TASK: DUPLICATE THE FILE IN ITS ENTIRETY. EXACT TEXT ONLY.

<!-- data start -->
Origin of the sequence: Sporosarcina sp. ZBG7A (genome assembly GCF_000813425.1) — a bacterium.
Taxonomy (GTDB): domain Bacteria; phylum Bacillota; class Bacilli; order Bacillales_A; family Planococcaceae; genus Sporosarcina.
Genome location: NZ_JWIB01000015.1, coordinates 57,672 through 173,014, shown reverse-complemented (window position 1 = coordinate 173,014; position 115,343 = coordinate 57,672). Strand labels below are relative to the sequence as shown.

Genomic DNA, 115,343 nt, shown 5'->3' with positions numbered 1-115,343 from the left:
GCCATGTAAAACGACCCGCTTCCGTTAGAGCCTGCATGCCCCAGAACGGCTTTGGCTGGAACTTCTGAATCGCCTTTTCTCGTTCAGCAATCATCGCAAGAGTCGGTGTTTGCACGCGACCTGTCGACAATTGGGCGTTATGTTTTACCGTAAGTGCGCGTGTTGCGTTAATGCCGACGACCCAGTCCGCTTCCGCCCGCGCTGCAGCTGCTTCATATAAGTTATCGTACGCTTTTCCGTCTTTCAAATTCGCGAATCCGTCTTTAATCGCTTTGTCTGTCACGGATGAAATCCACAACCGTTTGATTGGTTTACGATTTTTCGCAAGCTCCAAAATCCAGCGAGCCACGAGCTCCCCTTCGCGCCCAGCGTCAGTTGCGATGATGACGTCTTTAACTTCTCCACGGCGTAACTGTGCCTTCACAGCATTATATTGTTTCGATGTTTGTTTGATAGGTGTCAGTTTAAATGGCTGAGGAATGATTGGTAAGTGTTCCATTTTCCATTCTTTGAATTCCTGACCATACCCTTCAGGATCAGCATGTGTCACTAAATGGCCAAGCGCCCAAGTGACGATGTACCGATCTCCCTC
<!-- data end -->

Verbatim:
Origin of the sequence: Sporosarcina sp. ZBG7A (genome assembly GCF_000813425.1) — a bacterium.
Taxonomy (GTDB): domain Bacteria; phylum Bacillota; class Bacilli; order Bacillales_A; family Planococcaceae; genus Sporosarcina.
Genome location: NZ_JWIB01000015.1, coordinates 57,672 through 173,014, shown reverse-complemented (window position 1 = coordinate 173,014; position 115,343 = coordinate 57,672). Strand labels below are relative to the sequence as shown.

Genomic DNA, 115,343 nt, shown 5'->3' with positions numbered 1-115,343 from the left:
GCCATGTAAAACGACCCGCTTCCGTTAGAGCCTGCATGCCCCAGAACGGCTTTGGCTGGAACTTCTGAATCGCCTTTTCTCGTTCAGCAATCATCGCAAGAGTCGGTGTTTGCACGCGACCTGTCGACAATTGGGCGTTATGTTTTACCGTAAGTGCGCGTGTTGCGTTAATGCCGACGACCCAGTCCGCTTCCGCCCGCGCTGCAGCTGCTTCATATAAGTTATCGTACGCTTTTCCGTCTTTCAAATTCGCGAATCCGTCTTTAATCGCTTTGTCTGTCACGGATGAAATCCACAACCGTTTGATTGGTTTACGATTTTTCGCAAGCTCCAAAATCCAGCGAGCCACGAGCTCCCCTTCGCGCCCAGCGTCAGTTGCGATGATGACGTCTTTAACTTCTCCACGGCGTAACTGTGCCTTCACAGCATTATATTGTTTCGATGTTTGTTTGATAGGTGTCAGTTTAAATGGCTGAGGAATGATTGGTAAGTGTTCCATTTTCCATTCTTTGAATTCCTGACCATACCCTTCAGGATCAGCATGTGTCACTAAATGGCCAAGCGCCCAAGTGACGATGTACCGATCTCCCTC